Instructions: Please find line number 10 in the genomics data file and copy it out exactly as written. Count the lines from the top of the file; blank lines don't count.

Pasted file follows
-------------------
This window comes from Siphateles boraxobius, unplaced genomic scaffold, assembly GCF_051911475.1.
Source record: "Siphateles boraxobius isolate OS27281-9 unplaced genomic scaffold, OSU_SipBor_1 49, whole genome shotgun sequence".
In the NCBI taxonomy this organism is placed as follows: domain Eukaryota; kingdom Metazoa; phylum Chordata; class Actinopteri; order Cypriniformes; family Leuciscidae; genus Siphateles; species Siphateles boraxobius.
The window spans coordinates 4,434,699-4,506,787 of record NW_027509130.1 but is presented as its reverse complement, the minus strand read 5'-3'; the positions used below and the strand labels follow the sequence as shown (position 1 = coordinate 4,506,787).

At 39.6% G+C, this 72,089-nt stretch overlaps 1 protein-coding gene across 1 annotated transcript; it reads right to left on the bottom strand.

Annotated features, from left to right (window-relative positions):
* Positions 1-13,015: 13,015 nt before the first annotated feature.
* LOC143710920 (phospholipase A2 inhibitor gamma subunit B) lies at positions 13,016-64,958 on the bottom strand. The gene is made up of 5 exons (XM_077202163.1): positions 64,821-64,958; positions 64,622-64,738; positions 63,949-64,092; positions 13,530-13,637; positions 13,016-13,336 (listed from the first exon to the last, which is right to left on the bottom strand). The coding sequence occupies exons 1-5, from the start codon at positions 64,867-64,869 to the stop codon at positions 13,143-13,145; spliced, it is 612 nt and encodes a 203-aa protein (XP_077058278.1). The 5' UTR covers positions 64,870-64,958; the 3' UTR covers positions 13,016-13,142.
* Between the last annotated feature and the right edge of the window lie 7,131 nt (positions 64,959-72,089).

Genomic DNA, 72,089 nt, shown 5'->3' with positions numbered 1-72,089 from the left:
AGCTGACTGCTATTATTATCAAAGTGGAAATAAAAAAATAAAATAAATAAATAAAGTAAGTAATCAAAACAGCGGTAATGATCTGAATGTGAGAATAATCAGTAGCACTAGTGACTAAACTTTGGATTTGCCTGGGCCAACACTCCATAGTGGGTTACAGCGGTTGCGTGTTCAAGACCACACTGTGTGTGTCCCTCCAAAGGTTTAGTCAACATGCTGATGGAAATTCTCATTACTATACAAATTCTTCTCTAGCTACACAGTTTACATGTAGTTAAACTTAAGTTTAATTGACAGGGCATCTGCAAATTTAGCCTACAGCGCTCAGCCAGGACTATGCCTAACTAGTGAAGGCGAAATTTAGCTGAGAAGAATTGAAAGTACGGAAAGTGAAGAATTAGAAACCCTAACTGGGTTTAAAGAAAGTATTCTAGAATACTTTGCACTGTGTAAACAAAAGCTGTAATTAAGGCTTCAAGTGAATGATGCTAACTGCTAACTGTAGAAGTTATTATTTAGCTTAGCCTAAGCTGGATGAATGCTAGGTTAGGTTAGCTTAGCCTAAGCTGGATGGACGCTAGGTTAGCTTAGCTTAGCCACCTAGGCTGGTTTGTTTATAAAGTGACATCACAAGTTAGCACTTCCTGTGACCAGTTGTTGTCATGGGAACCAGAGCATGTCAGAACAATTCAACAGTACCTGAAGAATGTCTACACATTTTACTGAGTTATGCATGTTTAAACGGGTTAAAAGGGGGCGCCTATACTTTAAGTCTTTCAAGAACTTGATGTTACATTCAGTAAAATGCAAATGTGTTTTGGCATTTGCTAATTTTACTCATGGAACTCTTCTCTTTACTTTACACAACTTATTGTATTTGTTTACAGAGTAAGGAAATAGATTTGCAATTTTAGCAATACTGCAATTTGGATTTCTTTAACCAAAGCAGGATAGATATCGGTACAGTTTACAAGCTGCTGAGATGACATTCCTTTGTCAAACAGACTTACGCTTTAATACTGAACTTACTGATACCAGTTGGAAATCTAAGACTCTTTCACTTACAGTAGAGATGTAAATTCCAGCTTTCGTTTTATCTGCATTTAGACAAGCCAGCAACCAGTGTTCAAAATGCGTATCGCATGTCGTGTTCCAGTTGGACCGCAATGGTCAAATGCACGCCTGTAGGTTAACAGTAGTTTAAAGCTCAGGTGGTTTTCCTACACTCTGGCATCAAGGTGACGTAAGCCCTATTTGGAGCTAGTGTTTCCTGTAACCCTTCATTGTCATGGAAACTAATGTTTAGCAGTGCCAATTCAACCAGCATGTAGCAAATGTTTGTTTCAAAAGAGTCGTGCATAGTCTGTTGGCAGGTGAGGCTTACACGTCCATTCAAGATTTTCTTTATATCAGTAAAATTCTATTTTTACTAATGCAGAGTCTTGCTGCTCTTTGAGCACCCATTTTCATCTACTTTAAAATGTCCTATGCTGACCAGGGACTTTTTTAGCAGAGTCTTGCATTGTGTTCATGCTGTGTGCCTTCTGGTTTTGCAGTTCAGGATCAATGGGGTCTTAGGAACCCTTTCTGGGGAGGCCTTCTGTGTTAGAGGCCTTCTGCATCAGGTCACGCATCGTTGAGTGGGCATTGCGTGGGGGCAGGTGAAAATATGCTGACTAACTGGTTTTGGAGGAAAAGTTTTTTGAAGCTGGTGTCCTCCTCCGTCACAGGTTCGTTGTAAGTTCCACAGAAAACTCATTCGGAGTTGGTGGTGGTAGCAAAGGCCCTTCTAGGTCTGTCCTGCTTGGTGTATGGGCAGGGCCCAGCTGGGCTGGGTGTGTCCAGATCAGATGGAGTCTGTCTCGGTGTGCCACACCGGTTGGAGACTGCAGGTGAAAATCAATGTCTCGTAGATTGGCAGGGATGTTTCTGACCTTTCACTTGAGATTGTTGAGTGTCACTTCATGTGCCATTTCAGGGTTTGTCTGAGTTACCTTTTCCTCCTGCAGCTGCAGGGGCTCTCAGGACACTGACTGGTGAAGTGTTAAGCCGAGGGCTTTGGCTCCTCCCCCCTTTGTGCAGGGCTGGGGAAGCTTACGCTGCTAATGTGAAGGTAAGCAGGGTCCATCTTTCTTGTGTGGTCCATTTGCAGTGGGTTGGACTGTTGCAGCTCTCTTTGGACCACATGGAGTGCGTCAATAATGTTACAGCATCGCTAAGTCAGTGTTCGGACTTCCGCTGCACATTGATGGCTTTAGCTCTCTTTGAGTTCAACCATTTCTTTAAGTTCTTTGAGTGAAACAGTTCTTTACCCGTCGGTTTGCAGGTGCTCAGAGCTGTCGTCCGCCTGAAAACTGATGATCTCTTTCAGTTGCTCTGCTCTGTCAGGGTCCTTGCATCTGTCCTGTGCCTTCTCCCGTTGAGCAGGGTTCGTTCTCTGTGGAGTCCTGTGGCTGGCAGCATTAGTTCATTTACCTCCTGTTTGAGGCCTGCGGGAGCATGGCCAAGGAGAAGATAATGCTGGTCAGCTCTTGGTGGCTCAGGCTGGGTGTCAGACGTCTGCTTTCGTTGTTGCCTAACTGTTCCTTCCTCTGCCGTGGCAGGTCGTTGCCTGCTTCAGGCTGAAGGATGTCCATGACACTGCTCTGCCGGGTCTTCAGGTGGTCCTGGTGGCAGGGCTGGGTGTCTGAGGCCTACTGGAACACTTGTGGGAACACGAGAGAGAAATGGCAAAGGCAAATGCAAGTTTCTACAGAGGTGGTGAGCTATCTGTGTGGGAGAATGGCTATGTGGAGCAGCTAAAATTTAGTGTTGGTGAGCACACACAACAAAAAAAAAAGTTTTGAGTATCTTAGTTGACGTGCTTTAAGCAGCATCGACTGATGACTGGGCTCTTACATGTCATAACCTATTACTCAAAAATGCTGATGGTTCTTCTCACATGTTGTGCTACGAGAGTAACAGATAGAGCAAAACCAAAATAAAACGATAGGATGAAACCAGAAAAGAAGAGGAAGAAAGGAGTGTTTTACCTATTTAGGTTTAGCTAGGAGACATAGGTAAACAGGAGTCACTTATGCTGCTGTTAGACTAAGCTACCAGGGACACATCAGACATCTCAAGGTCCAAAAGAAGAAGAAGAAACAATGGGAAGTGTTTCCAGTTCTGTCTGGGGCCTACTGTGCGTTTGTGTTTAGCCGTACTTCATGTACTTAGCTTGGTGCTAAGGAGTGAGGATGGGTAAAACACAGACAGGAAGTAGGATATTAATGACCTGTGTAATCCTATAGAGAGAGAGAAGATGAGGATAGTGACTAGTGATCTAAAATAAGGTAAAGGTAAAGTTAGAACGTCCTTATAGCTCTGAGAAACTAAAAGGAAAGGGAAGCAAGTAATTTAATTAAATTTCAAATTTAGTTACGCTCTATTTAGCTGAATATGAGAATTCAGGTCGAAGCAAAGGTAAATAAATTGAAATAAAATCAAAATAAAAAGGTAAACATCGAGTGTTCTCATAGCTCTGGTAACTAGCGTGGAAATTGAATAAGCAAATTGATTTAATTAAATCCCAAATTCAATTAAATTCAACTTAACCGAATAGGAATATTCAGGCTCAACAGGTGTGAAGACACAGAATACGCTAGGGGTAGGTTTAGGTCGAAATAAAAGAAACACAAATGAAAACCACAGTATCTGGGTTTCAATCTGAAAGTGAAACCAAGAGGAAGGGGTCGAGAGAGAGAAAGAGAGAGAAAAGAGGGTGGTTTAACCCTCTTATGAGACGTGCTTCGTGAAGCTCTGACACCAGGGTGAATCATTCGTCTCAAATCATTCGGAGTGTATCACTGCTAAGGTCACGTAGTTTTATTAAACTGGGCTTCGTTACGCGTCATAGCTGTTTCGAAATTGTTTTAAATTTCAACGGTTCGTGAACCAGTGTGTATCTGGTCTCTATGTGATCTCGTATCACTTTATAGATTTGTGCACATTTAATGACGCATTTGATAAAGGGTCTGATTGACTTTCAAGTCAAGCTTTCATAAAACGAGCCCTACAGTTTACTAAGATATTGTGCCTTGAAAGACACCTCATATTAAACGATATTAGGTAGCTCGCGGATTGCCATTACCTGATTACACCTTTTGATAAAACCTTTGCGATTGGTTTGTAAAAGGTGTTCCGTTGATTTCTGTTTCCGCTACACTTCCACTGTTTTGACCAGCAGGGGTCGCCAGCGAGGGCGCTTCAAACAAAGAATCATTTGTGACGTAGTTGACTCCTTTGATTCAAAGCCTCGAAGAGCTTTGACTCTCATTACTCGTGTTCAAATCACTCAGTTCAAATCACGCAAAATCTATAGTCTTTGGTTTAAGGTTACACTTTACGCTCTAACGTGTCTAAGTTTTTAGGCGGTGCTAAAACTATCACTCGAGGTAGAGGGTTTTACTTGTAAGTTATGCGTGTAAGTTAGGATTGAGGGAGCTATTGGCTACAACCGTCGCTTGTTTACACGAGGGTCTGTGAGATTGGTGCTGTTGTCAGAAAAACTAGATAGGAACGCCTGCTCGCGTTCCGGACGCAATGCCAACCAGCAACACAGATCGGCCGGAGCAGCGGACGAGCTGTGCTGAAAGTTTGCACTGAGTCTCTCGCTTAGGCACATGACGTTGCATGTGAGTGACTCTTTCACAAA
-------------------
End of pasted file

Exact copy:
Genomic DNA, 72,089 nt, shown 5'->3' with positions numbered 1-72,089 from the left: